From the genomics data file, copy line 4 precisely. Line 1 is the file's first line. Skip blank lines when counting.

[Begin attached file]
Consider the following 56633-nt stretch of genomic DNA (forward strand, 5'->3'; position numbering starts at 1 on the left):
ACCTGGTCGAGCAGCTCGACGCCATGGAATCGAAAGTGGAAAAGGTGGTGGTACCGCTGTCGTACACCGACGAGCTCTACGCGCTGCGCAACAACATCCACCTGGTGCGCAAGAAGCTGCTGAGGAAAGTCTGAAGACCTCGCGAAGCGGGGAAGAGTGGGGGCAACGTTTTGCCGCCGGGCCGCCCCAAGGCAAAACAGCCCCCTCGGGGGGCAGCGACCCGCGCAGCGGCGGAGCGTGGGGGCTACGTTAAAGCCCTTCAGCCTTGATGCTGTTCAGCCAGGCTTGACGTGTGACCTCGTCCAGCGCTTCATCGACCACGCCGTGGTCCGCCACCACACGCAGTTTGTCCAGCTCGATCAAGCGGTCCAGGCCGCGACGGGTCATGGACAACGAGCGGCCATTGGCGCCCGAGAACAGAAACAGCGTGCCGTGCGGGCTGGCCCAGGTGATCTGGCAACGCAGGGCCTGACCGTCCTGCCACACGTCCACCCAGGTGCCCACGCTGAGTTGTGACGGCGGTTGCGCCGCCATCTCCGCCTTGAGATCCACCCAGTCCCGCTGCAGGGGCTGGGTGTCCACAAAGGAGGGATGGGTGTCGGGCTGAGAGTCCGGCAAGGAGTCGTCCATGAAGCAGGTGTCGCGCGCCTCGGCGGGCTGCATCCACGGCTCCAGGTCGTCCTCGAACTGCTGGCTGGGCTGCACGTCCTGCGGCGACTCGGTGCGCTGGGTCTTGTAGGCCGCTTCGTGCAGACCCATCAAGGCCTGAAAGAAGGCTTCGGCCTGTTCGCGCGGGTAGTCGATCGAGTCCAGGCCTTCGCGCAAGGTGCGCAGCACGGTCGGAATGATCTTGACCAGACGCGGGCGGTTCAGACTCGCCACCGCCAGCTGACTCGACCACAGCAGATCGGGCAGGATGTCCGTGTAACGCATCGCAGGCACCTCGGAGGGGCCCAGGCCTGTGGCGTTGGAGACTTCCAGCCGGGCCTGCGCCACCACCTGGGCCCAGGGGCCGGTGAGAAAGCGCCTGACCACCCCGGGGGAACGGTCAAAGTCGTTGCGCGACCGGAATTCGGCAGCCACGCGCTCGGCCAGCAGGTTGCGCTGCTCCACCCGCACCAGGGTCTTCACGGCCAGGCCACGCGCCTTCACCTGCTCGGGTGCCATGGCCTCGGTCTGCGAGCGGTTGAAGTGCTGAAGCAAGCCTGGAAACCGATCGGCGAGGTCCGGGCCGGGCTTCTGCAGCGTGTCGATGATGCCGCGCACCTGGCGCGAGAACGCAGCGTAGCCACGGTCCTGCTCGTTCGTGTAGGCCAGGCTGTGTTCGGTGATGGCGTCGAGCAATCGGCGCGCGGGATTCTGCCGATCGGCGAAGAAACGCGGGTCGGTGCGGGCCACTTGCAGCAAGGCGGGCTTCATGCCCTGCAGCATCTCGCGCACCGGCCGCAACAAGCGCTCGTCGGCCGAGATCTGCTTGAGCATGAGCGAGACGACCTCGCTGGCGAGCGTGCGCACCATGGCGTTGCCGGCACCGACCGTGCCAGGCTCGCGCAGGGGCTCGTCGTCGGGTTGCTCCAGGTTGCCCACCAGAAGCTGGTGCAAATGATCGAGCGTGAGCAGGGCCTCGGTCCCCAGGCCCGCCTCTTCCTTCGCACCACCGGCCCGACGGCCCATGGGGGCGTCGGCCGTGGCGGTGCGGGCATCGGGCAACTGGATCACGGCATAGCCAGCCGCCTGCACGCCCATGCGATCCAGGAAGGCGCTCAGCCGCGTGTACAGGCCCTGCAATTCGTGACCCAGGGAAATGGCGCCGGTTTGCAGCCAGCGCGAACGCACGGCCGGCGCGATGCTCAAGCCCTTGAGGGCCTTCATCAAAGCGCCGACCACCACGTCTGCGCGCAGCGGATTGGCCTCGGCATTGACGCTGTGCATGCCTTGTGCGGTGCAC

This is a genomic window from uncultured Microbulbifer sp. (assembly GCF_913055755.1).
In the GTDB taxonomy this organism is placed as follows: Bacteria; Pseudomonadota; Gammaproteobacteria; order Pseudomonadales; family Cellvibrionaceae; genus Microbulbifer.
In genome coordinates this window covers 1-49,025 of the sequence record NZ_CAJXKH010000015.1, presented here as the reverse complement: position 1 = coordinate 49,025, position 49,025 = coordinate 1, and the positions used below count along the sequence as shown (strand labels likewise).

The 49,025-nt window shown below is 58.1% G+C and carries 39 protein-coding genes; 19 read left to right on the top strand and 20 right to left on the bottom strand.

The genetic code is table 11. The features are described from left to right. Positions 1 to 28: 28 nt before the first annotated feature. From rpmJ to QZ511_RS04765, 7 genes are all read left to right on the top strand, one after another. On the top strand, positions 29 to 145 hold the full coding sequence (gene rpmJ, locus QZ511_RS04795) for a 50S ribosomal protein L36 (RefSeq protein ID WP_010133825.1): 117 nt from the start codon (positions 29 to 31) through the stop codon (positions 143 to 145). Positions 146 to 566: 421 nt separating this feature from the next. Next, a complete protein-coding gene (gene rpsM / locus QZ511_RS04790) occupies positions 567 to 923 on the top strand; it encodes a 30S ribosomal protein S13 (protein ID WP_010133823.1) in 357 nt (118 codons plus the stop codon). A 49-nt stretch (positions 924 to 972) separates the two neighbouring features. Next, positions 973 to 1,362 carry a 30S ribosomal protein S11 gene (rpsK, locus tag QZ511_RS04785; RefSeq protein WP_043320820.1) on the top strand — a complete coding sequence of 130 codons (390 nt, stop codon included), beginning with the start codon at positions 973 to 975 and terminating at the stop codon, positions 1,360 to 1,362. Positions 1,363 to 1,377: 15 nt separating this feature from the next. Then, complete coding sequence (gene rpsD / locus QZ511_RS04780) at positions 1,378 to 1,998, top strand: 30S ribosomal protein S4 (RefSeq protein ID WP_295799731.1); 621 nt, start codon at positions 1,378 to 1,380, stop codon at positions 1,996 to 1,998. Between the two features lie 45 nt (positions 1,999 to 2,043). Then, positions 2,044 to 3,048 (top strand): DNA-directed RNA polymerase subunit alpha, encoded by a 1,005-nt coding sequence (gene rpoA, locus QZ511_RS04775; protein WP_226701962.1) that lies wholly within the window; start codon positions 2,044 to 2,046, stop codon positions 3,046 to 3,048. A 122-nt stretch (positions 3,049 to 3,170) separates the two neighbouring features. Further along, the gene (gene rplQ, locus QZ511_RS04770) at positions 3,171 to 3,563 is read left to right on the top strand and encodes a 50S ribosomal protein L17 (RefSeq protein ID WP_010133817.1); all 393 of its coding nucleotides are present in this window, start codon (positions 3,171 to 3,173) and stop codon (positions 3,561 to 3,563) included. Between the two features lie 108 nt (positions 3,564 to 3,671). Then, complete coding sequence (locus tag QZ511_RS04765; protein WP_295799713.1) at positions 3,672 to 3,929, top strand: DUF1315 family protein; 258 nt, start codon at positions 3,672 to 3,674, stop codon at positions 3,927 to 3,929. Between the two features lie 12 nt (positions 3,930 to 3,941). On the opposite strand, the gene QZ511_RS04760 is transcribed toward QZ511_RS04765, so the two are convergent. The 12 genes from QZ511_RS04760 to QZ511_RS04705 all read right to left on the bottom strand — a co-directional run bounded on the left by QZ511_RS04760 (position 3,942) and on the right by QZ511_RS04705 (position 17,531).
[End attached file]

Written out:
In the GTDB taxonomy this organism is placed as follows: Bacteria; Pseudomonadota; Gammaproteobacteria; order Pseudomonadales; family Cellvibrionaceae; genus Microbulbifer.